Collection Stories

Art Deco Elegance

This art deco-era tea dress was made by a Mrs Welsh of Gonville in 1939, for Gertrude Croom.

This is a stylish tea dress made of satin rayon. The soft green of the fabric and the floral pattern in red, pink, yellow and orange, bring to mind the bold colour combinations of Art Deco styling of the 1920s and 1930s. The era is further represented by the stylised flower forms, by the use of synthetic material and by the two small clips decorated with coloured glass, attached to both sides of the front neckline.

This garment is a tea dress. Originally worn in the late 19th century for informal entertaining at home and typically made in light fabrics, tea dresses were intended to be worn without a corset while delivering a sense of style. In the early 20th century they were worn in the evening at dinner. By the 1930s, tea dresses were worn to go out in, for special occasions. Dresses for day wear usually had high necks, while evening tea gowns had lower necks and longer mid-length skirts.

The dress was made by a Mrs Welsh of Gonville in 1939 for Gertrude Croom, who was 20 years old at the time. The skirt was cut on the bias so that it fell elegantly, emphasising the curves of the body. The slightly asymmetrical hemline added to the graceful movement of the garment.

Gertrude was born in 1919 in Hihitahi, a few kilometres south of Waiouru. Her father, Arthur Croom, was a surfaceman in the Railways and her mother, Eliza Croom, was listed in electoral rolls as a wife. The family relocated to Whanganui where Arthur worked in the cool store at Castlecliff Wharf.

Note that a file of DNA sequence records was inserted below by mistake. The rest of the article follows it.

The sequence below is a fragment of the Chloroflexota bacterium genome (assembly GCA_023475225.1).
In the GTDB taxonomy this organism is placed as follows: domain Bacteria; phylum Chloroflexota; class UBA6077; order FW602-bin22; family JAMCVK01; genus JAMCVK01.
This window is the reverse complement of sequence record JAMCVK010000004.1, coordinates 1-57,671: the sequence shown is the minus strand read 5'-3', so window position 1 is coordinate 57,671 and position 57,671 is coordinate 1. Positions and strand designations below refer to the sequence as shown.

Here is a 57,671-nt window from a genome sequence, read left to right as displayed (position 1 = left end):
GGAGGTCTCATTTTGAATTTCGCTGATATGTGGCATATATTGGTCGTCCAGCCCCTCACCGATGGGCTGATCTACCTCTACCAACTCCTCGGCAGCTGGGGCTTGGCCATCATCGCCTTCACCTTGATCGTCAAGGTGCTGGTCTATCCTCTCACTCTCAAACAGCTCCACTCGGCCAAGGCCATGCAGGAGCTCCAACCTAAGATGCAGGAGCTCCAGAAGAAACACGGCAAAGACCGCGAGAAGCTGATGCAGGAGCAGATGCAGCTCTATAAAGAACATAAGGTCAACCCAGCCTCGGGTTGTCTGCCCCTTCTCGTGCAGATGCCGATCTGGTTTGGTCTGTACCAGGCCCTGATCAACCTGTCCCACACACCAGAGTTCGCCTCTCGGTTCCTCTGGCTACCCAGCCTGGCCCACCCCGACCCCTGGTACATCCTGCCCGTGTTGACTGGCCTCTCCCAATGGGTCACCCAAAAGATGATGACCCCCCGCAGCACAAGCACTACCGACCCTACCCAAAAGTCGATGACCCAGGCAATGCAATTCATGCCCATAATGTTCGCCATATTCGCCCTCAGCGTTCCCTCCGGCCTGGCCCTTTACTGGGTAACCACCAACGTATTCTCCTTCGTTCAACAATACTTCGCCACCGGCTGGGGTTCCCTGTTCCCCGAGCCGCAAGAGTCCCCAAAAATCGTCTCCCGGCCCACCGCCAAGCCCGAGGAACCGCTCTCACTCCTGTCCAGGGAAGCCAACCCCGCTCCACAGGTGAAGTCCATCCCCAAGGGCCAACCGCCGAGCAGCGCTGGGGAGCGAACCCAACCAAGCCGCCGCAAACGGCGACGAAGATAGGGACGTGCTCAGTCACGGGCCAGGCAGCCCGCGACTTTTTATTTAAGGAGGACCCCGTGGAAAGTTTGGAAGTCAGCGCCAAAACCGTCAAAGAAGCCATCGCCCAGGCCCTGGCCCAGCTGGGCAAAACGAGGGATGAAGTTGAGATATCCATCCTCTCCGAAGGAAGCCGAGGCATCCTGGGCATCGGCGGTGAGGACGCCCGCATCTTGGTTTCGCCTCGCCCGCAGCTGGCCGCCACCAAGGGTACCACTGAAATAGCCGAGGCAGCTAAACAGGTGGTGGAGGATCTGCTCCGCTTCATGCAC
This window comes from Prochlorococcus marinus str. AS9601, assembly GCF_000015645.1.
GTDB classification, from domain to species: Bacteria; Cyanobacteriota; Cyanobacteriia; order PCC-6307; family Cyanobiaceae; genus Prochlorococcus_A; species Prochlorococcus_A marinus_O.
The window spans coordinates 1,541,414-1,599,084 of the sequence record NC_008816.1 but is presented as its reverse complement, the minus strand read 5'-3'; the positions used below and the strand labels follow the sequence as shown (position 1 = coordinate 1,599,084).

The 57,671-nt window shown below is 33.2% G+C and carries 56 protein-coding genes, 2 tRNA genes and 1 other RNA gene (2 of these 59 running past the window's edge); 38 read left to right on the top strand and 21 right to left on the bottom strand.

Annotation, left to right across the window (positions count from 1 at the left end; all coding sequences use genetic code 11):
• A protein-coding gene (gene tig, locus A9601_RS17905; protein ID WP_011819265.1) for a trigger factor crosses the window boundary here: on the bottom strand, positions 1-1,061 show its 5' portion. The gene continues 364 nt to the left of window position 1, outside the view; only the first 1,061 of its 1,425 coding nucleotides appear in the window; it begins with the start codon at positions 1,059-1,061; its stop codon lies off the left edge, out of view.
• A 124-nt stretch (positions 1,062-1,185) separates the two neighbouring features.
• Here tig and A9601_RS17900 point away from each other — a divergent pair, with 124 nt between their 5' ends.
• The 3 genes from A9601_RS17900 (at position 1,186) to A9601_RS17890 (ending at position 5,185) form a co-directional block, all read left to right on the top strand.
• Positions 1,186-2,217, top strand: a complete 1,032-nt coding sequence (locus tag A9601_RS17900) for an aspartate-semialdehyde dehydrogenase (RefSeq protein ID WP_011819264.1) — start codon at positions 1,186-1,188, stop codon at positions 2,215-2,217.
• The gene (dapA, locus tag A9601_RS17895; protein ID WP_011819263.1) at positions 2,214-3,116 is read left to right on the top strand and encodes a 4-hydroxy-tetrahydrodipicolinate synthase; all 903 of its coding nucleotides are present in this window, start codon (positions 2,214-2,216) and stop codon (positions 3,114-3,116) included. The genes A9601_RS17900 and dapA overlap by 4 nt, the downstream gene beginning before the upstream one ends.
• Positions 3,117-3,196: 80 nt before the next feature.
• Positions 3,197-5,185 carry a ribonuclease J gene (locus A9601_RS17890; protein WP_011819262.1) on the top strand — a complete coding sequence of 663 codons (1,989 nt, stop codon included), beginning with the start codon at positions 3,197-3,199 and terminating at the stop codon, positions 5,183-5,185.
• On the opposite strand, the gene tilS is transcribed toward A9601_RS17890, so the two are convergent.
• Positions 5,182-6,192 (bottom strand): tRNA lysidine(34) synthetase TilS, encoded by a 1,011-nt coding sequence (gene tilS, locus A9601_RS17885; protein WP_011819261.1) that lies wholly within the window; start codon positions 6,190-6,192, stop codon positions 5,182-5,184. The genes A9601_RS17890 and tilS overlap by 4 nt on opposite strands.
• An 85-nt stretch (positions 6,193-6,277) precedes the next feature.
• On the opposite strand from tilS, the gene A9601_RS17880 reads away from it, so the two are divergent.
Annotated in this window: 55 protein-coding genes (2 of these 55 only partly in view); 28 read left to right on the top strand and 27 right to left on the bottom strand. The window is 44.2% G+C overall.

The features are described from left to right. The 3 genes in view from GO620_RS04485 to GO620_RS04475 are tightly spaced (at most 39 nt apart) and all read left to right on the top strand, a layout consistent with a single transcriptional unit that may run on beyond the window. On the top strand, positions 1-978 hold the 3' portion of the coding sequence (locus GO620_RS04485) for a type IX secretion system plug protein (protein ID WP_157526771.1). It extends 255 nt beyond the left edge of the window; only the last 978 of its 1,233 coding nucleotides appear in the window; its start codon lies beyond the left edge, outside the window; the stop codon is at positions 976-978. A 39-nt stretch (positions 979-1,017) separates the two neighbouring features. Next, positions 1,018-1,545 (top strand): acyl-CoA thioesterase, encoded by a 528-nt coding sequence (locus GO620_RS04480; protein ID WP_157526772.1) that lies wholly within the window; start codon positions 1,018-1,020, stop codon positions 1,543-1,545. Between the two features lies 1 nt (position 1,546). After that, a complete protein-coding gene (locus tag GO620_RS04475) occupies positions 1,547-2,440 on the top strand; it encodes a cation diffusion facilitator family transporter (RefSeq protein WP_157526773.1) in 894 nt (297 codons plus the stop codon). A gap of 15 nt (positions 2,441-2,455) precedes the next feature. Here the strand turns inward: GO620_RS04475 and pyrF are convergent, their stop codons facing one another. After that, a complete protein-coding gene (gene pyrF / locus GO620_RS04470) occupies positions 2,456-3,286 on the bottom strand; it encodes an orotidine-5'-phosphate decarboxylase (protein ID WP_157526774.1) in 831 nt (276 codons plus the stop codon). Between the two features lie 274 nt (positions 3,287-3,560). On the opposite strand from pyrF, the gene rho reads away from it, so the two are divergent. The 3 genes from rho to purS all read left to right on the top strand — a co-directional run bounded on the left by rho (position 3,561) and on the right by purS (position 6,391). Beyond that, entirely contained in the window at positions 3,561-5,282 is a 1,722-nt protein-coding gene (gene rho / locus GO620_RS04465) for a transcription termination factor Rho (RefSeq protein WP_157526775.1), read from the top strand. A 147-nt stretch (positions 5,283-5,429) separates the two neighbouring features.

The maker of the tea dress, Mrs Welsh has proven difficult to track down. We only know her name because that information came from Gertrude when she donated the dress to the Museum collection in 1989. From the 1900s to around the 1940s there was a plethora of women dressmakers operating in Whanganui, some with several employees or apprentices. Others took on sewing orders in their homes and remain more or less unknown.

Gertrude married Brian Potts in 1946 and the couple had four children. Their third child Geoff Potts, a well-known local historian, remembers that his mother always dressed nicely and presented herself well. While Gertrude did the clothing repairs that were normal for the time, she did not make her own clothes.

Brian became the Wanganui Railway Station Master. The Potts were parishioners of St Peters Church in Gonville, and Gertrude also took Bible Class. Gertrude and Brian were active in Forest and Bird and Bushy Park. They were enthusiastic gardeners, passing their passion down to their son Geoff Potts who runs a nursery to this day.

By Libby Sharpe, Pou Tiaki/Senior Curator at Whanganui Regional Museum

Image: Gertrude Croom’s tea dress, made in 1939
Photographed by Kathy Greensides
WRM 1989.59.2 

View the full-length image.

Karen Hughes

1 November 2022

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